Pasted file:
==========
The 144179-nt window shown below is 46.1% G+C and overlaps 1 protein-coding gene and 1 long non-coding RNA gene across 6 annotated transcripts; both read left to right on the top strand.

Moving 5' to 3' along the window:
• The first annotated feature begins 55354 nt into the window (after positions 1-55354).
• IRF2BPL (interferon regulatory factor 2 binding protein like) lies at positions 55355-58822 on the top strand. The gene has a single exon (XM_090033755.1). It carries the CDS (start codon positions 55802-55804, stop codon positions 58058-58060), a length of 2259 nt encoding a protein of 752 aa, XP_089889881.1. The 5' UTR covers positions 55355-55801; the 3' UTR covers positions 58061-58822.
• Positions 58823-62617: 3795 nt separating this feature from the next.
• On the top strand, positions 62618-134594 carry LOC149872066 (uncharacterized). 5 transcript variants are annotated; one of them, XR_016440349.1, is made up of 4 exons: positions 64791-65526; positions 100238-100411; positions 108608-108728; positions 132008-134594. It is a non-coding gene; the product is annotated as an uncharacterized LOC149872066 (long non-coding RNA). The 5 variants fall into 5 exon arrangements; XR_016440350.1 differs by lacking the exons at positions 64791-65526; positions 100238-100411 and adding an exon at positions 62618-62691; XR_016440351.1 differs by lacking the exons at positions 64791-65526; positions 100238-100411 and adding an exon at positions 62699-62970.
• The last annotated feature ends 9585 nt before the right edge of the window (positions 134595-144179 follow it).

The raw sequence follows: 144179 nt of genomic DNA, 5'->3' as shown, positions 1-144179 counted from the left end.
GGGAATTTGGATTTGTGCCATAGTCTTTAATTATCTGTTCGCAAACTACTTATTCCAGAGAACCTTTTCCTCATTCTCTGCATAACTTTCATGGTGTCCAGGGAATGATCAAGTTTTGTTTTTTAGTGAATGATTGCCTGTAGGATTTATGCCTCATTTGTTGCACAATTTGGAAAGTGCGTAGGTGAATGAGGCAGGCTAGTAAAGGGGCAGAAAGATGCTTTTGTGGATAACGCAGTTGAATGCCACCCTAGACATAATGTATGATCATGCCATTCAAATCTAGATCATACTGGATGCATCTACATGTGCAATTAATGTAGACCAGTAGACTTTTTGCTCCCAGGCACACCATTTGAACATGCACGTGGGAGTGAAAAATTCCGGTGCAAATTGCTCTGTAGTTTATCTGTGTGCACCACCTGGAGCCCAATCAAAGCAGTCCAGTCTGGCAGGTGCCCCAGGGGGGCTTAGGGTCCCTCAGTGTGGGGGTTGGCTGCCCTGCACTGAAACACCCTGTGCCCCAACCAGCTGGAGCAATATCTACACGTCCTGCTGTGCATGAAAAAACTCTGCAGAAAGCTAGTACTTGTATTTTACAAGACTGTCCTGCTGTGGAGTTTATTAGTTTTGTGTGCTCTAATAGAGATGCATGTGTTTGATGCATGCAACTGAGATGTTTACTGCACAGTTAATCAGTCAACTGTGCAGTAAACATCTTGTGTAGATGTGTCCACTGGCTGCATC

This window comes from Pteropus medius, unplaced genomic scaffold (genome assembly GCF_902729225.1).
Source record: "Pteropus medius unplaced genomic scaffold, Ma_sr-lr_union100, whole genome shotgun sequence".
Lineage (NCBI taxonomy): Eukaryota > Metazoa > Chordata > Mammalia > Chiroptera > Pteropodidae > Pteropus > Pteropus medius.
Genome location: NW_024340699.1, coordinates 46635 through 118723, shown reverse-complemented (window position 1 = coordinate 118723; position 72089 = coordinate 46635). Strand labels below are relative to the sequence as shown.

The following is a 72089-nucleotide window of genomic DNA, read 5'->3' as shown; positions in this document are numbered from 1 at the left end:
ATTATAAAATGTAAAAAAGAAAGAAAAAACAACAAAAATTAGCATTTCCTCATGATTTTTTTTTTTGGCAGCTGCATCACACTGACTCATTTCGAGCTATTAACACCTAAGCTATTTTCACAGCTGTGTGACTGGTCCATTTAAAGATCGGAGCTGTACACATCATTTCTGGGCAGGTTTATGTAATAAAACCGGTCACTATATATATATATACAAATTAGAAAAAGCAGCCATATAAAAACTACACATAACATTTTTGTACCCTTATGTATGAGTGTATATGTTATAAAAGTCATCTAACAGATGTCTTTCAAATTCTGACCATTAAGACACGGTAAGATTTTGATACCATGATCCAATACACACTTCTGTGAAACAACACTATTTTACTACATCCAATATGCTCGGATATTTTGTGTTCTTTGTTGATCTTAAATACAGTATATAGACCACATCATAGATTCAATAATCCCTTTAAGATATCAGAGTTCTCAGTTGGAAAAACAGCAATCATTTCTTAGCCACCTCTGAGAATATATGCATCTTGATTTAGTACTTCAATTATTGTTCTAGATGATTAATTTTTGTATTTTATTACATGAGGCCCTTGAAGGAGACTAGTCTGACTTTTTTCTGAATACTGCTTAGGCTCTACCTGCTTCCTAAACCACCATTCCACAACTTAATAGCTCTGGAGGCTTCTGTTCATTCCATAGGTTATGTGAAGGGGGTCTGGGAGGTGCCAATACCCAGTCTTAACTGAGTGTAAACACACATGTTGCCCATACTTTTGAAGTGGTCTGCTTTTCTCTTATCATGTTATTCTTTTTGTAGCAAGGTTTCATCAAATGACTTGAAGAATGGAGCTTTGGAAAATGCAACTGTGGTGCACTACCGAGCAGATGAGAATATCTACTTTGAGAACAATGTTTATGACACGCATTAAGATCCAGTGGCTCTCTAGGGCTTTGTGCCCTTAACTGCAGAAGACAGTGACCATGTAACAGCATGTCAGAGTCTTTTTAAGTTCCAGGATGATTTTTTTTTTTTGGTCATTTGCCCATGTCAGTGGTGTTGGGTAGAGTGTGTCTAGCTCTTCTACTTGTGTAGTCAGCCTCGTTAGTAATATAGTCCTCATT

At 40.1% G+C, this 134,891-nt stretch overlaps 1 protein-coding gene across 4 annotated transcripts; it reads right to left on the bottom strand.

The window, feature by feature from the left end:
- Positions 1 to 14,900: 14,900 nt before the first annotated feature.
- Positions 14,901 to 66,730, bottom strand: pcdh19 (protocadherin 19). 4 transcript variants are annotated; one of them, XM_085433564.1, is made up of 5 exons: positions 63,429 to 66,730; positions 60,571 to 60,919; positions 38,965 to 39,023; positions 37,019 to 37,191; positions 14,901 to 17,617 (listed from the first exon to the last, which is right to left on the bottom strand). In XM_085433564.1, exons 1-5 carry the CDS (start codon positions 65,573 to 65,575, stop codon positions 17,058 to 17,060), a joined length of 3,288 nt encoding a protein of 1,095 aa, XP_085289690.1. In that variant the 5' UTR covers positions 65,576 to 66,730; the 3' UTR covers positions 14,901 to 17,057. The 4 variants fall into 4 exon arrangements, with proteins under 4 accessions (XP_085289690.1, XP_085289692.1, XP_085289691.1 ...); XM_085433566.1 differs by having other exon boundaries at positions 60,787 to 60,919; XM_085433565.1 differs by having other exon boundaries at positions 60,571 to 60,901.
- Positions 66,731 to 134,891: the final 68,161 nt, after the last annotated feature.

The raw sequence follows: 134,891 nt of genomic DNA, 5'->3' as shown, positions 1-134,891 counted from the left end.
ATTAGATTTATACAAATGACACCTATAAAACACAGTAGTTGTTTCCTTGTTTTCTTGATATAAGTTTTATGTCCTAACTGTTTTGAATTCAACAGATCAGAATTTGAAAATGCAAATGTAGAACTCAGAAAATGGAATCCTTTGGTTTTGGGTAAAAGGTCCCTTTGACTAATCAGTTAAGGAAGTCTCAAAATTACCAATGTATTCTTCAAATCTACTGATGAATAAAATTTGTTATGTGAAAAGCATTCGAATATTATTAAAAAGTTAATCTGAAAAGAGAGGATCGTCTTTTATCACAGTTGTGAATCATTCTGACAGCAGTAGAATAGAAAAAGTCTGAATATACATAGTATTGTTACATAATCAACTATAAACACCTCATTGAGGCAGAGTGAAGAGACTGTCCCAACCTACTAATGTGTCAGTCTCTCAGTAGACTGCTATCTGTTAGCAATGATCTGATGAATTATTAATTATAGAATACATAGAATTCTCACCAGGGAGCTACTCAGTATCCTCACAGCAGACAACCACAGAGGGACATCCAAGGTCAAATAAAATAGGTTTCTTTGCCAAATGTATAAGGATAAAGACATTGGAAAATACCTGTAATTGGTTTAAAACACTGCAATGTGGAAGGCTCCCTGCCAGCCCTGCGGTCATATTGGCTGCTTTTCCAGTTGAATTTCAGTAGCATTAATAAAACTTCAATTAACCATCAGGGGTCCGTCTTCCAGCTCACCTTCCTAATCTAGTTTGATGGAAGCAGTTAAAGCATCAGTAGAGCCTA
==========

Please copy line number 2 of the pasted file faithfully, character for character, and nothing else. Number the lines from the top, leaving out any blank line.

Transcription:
Moving 5' to 3' along the window: